Colored sheet-glass.

The most beautiful colored sheet-glass is made by the French and Belgian manufacturers, such as sheets composed of two layers or coats of glass, white and colored, and in some instances sheets made of white glass and covered over with as many as four different layers of colored glass, put on very thin and equal in thickness on the whole of the surface. For the coloration of this glass, as for all colored glass in general, the oxides of the different metals are used. For blues the oxide of cobalt, or safre. For the different shades of blue, violet-blue or celestial blue, different proportions of cobalt. For a very light shade of blue for spectacles a mixture of cobalt and red oxide of iron; London smoke is obtained by a mixture of the oxides of copper, iron, and

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manganese — a black is produced by increasing the proportions of these three oxides. Purple glass has for coloring element oxide of manganese. A glass so colored and made with soda gives a purple shade, edging on the red, while a potash glass will give a bluish purple. This color is made of a deeper blue by the addition of cobalt. The brown-purple is made with a mixture of oxide of manganese and oxide of iron. The purple of the ancients can be perfectly imitated with a mixture of oxide of manganese and red oxide of iron.

Yellow. A mixture of oxides of iron and manganese is used. To get this color with more facility charcoal in the shape of wood sawdust is substituted. By increasing the quantity of sawdust an orange color is produced; with still larger proportions it may turn to brown and sometimes even red or black. All books state that antimony gives a yellow coloration to glass, but it would seem that this is erroneous, for pure antimony does not color glass at all. The sulphur contained in the antimony is supposed to be the coloring agent. Glass is also tinted yellow by applying to its surface a mixture of ocher and sulphate of silver, and baking it in an oven.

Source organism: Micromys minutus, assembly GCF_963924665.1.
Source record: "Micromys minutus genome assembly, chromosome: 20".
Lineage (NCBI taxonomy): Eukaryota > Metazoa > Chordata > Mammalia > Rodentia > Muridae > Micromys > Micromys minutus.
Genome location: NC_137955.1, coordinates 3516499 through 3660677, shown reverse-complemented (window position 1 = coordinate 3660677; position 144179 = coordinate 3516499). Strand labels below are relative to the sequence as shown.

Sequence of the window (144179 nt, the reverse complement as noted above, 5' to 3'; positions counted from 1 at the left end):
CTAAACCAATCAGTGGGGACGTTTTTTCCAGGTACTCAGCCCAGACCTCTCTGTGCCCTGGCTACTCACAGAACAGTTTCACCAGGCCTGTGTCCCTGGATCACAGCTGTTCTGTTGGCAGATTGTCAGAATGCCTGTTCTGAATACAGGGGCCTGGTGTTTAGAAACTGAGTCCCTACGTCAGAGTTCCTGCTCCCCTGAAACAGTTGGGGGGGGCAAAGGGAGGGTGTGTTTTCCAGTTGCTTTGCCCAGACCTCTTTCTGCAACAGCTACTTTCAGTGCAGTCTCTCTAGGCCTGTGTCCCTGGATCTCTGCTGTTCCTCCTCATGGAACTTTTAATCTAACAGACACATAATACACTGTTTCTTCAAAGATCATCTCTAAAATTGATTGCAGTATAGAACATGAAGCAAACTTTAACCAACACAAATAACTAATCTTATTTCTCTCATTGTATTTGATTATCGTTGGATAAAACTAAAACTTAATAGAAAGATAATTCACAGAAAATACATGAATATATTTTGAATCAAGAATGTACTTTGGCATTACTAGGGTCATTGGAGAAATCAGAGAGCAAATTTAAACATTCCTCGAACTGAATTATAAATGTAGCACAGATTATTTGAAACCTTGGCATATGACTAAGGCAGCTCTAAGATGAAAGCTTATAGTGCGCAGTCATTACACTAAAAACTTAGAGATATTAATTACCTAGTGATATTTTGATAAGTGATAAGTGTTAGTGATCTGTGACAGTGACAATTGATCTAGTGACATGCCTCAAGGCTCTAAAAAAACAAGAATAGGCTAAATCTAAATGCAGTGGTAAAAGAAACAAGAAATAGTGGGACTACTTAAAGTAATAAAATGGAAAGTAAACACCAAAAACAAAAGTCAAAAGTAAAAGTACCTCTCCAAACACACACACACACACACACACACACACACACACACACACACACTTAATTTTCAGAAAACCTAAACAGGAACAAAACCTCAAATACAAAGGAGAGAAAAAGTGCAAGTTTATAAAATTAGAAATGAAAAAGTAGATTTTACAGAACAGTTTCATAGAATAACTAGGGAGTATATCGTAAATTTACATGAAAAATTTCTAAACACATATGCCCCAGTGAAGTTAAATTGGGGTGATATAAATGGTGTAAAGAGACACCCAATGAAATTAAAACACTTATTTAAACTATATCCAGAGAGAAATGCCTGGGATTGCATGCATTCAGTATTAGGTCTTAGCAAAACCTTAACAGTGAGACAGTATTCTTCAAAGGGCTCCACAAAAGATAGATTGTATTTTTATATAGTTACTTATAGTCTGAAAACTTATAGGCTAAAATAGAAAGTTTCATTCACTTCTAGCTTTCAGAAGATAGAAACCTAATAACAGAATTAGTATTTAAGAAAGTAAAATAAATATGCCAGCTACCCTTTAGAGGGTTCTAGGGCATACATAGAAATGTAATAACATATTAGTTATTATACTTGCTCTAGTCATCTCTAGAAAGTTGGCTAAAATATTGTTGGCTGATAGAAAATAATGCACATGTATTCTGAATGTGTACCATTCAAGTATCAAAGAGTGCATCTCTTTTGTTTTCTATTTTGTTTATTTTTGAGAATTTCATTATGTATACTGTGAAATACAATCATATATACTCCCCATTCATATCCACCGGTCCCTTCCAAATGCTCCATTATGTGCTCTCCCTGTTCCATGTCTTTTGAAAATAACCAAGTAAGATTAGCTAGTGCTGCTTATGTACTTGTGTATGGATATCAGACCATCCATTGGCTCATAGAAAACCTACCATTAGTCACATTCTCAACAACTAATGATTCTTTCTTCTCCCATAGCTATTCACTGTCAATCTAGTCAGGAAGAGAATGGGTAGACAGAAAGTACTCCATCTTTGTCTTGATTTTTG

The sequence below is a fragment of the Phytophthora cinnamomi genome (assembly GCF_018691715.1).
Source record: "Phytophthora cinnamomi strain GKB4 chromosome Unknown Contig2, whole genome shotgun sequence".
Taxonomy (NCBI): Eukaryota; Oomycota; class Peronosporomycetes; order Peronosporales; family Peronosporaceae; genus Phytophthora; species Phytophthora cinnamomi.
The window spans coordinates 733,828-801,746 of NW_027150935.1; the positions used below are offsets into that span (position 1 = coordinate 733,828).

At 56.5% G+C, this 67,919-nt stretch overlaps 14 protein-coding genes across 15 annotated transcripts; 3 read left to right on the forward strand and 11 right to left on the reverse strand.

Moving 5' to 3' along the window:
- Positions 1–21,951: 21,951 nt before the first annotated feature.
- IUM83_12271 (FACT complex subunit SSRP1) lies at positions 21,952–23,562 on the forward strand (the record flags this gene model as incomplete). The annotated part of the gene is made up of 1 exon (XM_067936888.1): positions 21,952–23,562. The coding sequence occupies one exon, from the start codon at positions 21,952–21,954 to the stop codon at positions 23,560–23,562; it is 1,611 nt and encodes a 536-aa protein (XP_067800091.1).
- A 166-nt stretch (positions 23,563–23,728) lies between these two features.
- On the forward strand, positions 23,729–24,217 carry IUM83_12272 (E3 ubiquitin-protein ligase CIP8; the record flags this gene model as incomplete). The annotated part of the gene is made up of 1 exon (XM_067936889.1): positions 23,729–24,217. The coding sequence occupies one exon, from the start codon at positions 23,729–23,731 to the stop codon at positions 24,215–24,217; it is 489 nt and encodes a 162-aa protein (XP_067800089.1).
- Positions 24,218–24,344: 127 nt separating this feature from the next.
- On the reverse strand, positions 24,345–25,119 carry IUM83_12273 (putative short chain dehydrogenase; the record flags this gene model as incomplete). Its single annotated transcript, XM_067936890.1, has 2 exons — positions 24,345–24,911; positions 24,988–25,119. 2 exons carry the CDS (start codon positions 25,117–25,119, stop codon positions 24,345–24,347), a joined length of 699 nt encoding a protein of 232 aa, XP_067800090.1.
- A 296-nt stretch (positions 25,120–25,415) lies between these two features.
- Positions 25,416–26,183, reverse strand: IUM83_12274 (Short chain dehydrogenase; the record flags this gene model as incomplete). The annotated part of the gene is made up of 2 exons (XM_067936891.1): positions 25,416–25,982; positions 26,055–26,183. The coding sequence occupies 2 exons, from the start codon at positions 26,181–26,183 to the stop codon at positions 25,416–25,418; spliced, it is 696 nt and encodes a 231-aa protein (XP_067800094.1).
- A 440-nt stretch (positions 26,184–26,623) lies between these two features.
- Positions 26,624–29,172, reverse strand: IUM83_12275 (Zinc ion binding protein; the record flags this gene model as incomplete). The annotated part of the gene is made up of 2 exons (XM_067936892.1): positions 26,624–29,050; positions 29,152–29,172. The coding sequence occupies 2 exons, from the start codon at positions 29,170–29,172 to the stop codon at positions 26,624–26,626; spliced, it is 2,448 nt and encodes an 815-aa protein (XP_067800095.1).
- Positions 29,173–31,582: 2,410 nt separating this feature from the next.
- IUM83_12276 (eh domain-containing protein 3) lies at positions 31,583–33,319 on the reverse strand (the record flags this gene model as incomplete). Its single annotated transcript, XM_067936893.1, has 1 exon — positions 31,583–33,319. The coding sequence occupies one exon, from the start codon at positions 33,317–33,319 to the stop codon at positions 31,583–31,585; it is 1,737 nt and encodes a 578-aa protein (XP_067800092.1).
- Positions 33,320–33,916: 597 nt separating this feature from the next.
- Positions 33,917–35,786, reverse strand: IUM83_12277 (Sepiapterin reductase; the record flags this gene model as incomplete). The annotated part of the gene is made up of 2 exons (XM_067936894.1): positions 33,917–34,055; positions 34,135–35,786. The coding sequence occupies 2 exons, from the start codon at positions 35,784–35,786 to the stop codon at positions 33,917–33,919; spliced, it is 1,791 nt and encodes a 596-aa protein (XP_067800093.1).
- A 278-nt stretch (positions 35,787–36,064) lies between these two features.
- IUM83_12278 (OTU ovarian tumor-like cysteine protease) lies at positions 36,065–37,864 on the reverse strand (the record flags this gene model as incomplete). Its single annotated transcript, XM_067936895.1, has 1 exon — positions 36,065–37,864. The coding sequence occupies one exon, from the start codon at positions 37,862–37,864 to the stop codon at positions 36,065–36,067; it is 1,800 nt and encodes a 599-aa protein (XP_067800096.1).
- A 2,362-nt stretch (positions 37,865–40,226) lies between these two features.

Green. — For grass-green a mixture of black oxide of copper and oxide of iron is used. The same color may be obtained by replacing a part of these oxides by one-third of their weight of bichromate of potash. By using these substances and adding an oxide of cobalt a blue-green is obtained. Yellow oxide of uranium added to the oxides of iron and copper gives a yellow-green.

Red or ruby. — This color is always used as a coating upon white glass, and is obtained with the brown oxide of copper, the oxides of lead and tin, scales of iron, and borax introduced into the batch and melted. The glass when melted is dipped out with a spoon and broken or ground; brown oxide of copper, oxide of lead, oxide of tin, and borax are again added and melted anew. The color of this glass is not developed until it has been repeatedly heated; in cooling it becomes perceptible. This glass requires particular care in its preparation and blowing. I believe but little of it is made successfully in this country.

Opal. — This glass is produced by adding calcined bones to the metal or batch; it is much used for gas and lamp globes, clock dials, etc. Pure cryolite has also been used for the manufacture of opal glass, and a factory was started a few years ago in Philadelphia to make this glass, under the name of hot-cast porcelain. The name was unfortunate,